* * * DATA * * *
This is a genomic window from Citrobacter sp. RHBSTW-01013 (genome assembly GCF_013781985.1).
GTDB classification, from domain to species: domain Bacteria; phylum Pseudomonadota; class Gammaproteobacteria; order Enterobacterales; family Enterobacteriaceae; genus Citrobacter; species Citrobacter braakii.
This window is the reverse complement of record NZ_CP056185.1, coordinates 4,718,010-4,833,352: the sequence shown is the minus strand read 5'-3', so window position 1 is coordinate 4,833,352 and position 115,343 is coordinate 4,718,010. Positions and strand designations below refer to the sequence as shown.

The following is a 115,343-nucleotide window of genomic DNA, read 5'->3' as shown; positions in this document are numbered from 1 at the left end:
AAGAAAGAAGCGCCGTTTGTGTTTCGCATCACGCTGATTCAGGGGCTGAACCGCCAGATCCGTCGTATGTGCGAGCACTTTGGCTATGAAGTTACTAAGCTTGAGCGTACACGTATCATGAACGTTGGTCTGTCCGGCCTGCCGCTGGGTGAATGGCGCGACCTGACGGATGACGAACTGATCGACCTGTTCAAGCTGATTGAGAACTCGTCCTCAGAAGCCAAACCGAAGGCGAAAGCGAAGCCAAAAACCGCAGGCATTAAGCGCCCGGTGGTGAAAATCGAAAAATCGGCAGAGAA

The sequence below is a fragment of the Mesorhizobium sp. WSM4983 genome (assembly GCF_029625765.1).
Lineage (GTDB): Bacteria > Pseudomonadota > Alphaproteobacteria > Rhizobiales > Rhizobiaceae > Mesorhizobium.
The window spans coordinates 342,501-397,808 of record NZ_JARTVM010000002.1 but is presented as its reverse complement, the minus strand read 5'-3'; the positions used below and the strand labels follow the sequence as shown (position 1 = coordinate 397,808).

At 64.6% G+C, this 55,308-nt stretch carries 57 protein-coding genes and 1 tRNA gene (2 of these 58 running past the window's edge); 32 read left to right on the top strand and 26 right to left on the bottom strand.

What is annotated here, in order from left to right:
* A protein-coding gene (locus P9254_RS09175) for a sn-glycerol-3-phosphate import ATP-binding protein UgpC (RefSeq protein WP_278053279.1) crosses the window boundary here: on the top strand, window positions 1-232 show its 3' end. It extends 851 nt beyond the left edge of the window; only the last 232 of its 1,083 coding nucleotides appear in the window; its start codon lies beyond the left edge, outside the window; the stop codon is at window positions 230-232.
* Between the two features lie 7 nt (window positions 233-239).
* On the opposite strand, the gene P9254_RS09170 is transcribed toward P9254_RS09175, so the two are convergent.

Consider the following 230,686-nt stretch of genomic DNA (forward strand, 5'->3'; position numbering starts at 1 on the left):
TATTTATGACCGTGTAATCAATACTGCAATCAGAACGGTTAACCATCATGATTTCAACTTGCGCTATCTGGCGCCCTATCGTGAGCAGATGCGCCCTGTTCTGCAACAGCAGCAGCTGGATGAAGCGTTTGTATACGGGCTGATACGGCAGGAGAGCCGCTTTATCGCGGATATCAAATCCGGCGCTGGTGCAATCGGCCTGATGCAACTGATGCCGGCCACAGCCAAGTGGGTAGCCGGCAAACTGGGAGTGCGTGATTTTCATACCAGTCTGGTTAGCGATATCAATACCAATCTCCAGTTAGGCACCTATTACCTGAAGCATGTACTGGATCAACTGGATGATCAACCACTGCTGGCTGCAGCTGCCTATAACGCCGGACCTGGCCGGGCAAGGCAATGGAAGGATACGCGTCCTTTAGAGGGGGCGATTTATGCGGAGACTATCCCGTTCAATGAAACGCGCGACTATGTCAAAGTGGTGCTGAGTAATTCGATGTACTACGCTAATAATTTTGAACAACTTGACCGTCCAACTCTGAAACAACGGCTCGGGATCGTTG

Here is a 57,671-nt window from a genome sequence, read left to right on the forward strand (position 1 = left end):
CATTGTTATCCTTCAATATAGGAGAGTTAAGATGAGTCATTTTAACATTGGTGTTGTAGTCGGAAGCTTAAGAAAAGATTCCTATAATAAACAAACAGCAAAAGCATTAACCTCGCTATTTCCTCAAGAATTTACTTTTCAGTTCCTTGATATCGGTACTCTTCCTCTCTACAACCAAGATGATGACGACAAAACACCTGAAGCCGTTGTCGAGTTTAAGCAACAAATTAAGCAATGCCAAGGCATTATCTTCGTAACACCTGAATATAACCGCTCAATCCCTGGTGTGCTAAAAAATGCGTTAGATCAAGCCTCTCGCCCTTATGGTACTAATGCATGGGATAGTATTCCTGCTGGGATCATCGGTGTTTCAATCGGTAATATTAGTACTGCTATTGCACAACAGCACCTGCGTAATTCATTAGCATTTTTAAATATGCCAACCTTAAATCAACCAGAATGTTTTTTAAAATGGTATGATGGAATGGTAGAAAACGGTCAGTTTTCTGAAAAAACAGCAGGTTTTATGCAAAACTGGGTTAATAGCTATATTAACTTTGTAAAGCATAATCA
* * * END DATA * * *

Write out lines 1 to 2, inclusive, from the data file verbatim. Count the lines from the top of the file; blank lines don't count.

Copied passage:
This is a genomic window from Citrobacter sp. RHBSTW-01013 (genome assembly GCF_013781985.1).
GTDB classification, from domain to species: domain Bacteria; phylum Pseudomonadota; class Gammaproteobacteria; order Enterobacterales; family Enterobacteriaceae; genus Citrobacter; species Citrobacter braakii.